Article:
Yesterday I was at the BBC Audio Research Partnership conference, where I heard twenty audio demonstrations showing what consumers might hear in the future when they turn on their radios or TVs. Here are a few of the highlights.
I was struck by the perceptive radio which was playing a short audio play called Breaking Out. The on-line drama has a character who is a lift, and what the lift says is contextualised to where you are. So the lift talks about the local weather and landmarks, in my case mentioning the Salford docks and the sunshine. The prototype box shown at the event responded to environmental conditions, such as how brightly lit the room is. (Want to know more? Salford Ph.D. student Tony Churnside from BBC R&D has blogged about it.)
What makes the perceptive drama work on-line is the use of a text-to-speech processor built into your browser. In traditional radio, the broadcaster puts together the finished audio, and all you had to do is tune in and feed the signals to the loudspeakers and headphones. With the proliferation of mobile computing (e.g. smart phones), it is possible for radio stations to broadcast audio which can then be adjusted to suit yourself. When BBC Radio 5 live broadcast the Crystal Palace v Watford Championship Playoff Final on-line, listeners were given the chance to adjust what they heard. If you were a Crystal Palace fan, you could choose to hear crowd noise from the end of the ground where the Palace supporters were singing. You could also adjust how loud the commentary was compared to the crowd sounds.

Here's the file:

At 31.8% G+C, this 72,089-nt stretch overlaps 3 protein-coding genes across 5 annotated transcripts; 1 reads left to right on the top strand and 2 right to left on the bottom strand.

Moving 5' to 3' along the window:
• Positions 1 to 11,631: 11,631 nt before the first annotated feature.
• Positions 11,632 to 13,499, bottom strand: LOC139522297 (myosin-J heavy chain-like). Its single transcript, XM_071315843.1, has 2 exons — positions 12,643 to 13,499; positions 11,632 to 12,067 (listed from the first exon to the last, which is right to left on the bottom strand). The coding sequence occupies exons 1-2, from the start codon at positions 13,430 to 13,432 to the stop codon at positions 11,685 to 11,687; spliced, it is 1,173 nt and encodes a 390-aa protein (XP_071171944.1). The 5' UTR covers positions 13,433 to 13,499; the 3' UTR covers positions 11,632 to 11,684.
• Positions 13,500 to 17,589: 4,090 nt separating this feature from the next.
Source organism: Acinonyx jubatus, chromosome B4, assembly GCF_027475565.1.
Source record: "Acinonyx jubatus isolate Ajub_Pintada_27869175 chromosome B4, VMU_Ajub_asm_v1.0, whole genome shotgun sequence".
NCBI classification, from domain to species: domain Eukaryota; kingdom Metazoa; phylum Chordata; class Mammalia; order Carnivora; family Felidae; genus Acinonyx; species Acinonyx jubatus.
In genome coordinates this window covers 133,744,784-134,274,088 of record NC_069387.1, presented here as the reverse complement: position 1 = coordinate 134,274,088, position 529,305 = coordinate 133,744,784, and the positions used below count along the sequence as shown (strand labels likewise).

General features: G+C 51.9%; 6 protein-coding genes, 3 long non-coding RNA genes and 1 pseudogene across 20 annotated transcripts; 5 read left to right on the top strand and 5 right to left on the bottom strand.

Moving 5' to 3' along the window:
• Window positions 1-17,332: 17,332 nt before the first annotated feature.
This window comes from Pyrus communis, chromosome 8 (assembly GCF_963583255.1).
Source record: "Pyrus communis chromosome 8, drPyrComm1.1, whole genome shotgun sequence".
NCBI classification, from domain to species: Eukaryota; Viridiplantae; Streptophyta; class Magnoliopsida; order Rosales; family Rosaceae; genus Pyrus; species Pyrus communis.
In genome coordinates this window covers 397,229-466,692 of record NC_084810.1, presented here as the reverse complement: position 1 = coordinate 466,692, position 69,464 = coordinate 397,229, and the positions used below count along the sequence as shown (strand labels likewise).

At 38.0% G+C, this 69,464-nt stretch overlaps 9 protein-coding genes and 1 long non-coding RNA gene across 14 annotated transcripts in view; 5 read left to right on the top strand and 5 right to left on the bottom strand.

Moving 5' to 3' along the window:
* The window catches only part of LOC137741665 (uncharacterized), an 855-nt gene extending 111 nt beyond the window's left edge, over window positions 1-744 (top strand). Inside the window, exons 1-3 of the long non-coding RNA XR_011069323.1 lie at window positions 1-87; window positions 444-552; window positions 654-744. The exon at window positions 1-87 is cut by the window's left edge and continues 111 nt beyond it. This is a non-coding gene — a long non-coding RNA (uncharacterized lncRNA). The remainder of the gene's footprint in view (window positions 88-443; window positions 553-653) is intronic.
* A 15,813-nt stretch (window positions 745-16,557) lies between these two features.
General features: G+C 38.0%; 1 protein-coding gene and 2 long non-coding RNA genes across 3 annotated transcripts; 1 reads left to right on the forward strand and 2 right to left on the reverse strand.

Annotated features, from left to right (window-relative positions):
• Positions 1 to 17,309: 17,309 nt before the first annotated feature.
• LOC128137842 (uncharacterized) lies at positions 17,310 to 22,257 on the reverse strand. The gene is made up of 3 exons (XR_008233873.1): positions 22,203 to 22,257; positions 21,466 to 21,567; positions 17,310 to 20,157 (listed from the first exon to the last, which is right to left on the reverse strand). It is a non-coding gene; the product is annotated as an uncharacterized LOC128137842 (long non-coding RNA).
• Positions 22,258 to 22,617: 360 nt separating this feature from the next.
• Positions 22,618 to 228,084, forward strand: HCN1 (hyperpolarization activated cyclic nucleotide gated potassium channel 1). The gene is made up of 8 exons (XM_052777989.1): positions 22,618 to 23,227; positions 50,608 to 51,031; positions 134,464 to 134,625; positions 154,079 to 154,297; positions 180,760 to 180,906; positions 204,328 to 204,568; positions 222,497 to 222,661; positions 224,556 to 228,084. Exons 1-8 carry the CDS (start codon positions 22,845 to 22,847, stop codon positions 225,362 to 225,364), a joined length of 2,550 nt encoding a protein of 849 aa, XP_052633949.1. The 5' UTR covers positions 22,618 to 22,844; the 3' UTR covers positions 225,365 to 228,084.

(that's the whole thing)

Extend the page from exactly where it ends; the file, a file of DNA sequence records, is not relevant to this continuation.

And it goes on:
An important tool being developed to allow audio to be processed by the listener’s computer/smart phone/tablet is the web audio api. One of the demonstrations had used this tool to recreate some of the old effects units from the BBC Radiophonic Workshop including the wobbulator. Less fun, but maybe much more useful, was a demonstration of a laptop playing a radio station where the output was responding to the ambient noise in the room. As the noise level in the room increased, the audio was compressed so it could be better heard above the hubbub. While dynamic range compression is not new, it has been in mobile technology for sometime, the ability to implement this in a browser so it can work across lots of different devices is a significant step forward.
My colleague from Salford, Ian Drumm, was demonstrating a portable wave field synthesis system (a smaller version to the one picture above). There were a number of different demos showing how surrounding the listener with loudspeakers can create a much more immersive effect than old-fashioned stereo. In the BBC R&D listening room I heard part of an adaptation of Carlo Collodi’s Pinocchio that had been mixed on a IOSONO system using 26 loudspeakers. Having sounds from the drama all around gave a much more exciting and dramatic narrative, similar to what you get from a soundtrack in a cinema using Dolby Atmos. But while this was a dramatic demonstration of how modern audio technology can enhance a drama, the general public are never going to put such a large number of loudspeakers in their homes. Spatial audio systems that work in our homes need to be invented.
How do you think radio should develop in the future? What would you like to hear and on what device?